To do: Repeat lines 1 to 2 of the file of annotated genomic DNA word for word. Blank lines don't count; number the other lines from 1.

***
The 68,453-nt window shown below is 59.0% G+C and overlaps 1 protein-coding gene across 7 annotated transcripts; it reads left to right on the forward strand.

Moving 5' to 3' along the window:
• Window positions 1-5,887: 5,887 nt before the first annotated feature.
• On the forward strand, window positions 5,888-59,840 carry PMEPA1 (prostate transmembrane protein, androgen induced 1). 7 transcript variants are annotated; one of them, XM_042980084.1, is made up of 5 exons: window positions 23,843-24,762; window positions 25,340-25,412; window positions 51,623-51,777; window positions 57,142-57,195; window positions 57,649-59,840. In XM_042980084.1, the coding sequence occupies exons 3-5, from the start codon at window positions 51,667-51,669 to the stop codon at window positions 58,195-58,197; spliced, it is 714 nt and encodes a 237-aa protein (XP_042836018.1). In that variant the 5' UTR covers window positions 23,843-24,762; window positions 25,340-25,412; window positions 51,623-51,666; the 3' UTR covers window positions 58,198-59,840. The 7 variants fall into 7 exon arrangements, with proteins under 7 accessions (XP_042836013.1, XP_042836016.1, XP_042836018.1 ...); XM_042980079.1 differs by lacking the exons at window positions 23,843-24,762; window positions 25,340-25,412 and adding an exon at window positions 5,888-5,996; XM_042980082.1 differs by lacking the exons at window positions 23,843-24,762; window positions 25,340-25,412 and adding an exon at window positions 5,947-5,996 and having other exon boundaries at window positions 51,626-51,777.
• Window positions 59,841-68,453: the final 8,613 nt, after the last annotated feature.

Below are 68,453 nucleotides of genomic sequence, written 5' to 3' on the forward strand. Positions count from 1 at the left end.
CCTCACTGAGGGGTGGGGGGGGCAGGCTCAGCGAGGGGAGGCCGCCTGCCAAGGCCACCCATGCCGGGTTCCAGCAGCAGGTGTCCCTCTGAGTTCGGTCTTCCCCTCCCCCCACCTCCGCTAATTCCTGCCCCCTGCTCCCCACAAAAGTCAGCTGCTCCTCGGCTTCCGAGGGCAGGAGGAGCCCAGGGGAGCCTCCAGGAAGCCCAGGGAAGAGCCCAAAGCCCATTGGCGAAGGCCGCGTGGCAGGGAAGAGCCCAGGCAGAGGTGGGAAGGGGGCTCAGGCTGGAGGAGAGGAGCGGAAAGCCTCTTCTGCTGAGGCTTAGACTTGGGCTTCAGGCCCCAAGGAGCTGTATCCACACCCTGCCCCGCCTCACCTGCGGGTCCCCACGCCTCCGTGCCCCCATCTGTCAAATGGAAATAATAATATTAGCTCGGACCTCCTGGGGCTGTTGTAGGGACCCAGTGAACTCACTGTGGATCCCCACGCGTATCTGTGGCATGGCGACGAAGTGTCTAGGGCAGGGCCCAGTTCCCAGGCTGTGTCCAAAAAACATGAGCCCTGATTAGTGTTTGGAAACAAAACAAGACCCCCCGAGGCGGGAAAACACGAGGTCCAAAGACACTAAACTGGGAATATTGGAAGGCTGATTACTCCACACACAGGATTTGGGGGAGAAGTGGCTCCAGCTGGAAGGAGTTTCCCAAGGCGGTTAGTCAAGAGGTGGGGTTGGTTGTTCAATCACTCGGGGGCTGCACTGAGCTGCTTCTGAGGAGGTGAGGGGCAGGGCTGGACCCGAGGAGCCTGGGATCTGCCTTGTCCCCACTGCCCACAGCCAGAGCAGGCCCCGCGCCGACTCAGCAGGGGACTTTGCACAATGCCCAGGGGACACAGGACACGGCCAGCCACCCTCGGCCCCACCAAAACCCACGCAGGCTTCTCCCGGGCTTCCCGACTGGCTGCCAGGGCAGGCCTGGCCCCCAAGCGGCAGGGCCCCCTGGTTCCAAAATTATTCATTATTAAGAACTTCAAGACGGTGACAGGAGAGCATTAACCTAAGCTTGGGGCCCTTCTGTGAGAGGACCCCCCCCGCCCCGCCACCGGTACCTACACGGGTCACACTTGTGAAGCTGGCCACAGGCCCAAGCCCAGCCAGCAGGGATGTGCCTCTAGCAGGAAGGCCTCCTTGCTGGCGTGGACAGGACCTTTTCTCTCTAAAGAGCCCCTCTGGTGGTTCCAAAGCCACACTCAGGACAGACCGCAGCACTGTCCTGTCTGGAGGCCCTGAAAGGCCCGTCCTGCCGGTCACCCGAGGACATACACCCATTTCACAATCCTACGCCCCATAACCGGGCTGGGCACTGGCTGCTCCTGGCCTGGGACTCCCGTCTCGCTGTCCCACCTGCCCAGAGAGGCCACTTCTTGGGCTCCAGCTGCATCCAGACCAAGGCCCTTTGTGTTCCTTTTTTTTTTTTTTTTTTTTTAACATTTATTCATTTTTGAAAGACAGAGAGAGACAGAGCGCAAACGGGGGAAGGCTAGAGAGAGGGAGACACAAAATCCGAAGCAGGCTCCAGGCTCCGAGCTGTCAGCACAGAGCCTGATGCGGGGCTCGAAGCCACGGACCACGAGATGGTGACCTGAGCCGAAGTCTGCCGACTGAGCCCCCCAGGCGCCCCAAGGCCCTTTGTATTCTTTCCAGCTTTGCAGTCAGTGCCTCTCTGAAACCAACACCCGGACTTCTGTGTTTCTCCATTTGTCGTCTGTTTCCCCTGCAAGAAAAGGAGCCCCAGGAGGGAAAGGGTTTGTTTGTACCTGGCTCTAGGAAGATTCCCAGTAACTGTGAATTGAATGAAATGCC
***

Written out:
The 68,453-nt window shown below is 59.0% G+C and overlaps 1 protein-coding gene across 7 annotated transcripts; it reads left to right on the forward strand.

Moving 5' to 3' along the window: